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American sympathy : men, friendship, and literature in the new nation

Author: Caleb Crain
Publisher: New Haven : Yale University Press, ©2001.
Edition/Format:   Book : EnglishView all editions and formats
Database:WorldCat
Summary:
"In an analysis that weaves together literary criticism and historical narrative, Crain describes the strong friendships between men that supported and inspired some of America's greatest writing - the Gothic novels of Charles Brockden Brown, the essays of Ralph Waldo Emerson, and the novels of Herman Melville. He traces the genealogy of these friendships through a series of stories. A dapper English spy inspires a  Read more...
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Named Person: Charles Brockden Brown; Ralph Waldo Emerson; Charles Brockden Brown; Ralph Waldo Emerson
Document Type: Book
All Authors / Contributors: Caleb Crain
ISBN: 0300083327 9780300083323
OCLC Number: 45166603
Description: x, 310 pages : illustrations ; 25 cm
Contents: In the pear grove : the romance of Leander, Lorenzo, and Castalio --
The decomposition of Charles Brockden Brown : sympathy in Brown's letters --
The transformation, the self devoted, and the dead recalled : sympathy in Brown's fiction --
The unacknowledged tie : young Emerson and the love of men --
Too good to be believed : Emerson's "Friendship" and the Samaritans --
The heart ruled out : Melville's Palinode.
Responsibility: Caleb Crain.

Abstract:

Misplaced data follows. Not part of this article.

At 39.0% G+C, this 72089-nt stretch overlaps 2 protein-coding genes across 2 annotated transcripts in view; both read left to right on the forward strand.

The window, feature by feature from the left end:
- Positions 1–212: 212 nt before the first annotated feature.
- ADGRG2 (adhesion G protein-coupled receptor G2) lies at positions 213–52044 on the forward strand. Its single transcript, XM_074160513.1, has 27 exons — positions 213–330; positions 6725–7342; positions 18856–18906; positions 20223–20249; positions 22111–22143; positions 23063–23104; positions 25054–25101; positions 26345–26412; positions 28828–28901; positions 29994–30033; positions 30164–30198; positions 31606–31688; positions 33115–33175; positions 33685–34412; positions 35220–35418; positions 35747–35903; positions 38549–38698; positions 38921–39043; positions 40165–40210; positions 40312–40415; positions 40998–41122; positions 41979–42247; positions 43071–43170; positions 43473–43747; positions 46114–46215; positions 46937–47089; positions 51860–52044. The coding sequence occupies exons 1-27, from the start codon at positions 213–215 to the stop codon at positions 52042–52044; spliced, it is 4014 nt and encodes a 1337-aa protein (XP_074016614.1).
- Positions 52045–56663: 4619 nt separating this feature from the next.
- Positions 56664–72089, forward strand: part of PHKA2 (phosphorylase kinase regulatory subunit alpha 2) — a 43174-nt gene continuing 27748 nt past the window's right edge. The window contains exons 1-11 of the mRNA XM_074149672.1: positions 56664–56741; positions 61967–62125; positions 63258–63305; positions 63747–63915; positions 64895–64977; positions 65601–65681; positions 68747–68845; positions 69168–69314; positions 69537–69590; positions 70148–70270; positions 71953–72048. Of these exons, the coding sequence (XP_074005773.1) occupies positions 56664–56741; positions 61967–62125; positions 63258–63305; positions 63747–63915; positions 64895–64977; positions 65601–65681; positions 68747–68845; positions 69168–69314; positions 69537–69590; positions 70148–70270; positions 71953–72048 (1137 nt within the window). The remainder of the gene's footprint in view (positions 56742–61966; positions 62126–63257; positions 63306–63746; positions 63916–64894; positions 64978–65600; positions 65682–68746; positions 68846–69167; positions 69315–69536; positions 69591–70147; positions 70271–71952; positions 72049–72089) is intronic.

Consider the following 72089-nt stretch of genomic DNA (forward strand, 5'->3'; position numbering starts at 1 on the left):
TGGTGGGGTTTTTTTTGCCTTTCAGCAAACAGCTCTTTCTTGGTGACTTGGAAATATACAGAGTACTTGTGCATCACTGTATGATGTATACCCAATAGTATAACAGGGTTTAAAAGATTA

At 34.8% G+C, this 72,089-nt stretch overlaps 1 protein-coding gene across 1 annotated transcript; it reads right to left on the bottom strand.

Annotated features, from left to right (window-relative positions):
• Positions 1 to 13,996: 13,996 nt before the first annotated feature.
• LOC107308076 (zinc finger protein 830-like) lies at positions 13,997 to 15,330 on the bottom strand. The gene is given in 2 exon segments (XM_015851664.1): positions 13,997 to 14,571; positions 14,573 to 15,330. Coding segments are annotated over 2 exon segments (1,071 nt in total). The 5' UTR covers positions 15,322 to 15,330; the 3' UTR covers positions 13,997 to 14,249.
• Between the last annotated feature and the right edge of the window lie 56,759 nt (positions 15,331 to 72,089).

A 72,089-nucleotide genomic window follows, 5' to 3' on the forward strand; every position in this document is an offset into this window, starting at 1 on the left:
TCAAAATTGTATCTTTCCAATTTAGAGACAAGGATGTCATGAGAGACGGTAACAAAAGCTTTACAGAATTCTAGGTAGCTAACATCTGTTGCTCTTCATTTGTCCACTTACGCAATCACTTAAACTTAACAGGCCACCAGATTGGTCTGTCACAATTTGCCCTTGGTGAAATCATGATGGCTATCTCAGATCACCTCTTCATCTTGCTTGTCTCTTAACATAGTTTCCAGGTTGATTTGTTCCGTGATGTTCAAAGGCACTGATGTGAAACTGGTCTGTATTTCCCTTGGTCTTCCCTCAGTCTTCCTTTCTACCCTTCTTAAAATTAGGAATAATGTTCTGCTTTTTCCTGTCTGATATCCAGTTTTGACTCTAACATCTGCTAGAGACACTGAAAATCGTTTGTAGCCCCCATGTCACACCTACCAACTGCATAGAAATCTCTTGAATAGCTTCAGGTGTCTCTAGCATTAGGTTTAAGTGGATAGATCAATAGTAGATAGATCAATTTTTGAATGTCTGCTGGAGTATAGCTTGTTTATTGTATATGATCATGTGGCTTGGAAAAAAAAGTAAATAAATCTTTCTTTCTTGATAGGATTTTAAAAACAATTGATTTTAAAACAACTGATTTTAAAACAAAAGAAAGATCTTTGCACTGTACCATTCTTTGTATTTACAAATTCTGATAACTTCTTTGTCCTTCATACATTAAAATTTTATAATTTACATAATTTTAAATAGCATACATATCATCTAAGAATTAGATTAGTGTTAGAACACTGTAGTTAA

"In an analysis that weaves together literary criticism and historical narrative, Crain describes the strong friendships between men that supported and inspired some of America's greatest writing - the Gothic novels of Charles Brockden Brown, the essays of Ralph Waldo Emerson, and the novels of Herman Melville. He traces the genealogy of these friendships through a series of stories. A dapper English spy inspires a Quaker boy to run away from home. Three Philadelphia gentlemen conduct a romance through diaries and letters in the 1780s. Flighty teenager Charles Brockden Brown metamorphoses into a horror novelist by treating his friends as his literary guinea pigs. Emerson exchanges glances with a Harvard classmate but sacrifices his crush on the alter of literature - a decision Margaret Fuller invites him to reconsider two decades later. Throughout this book, Crain demonstrates the many ways in which the struggle to commit feelings to paper informed the shape and texture of American literature."--Jacket.

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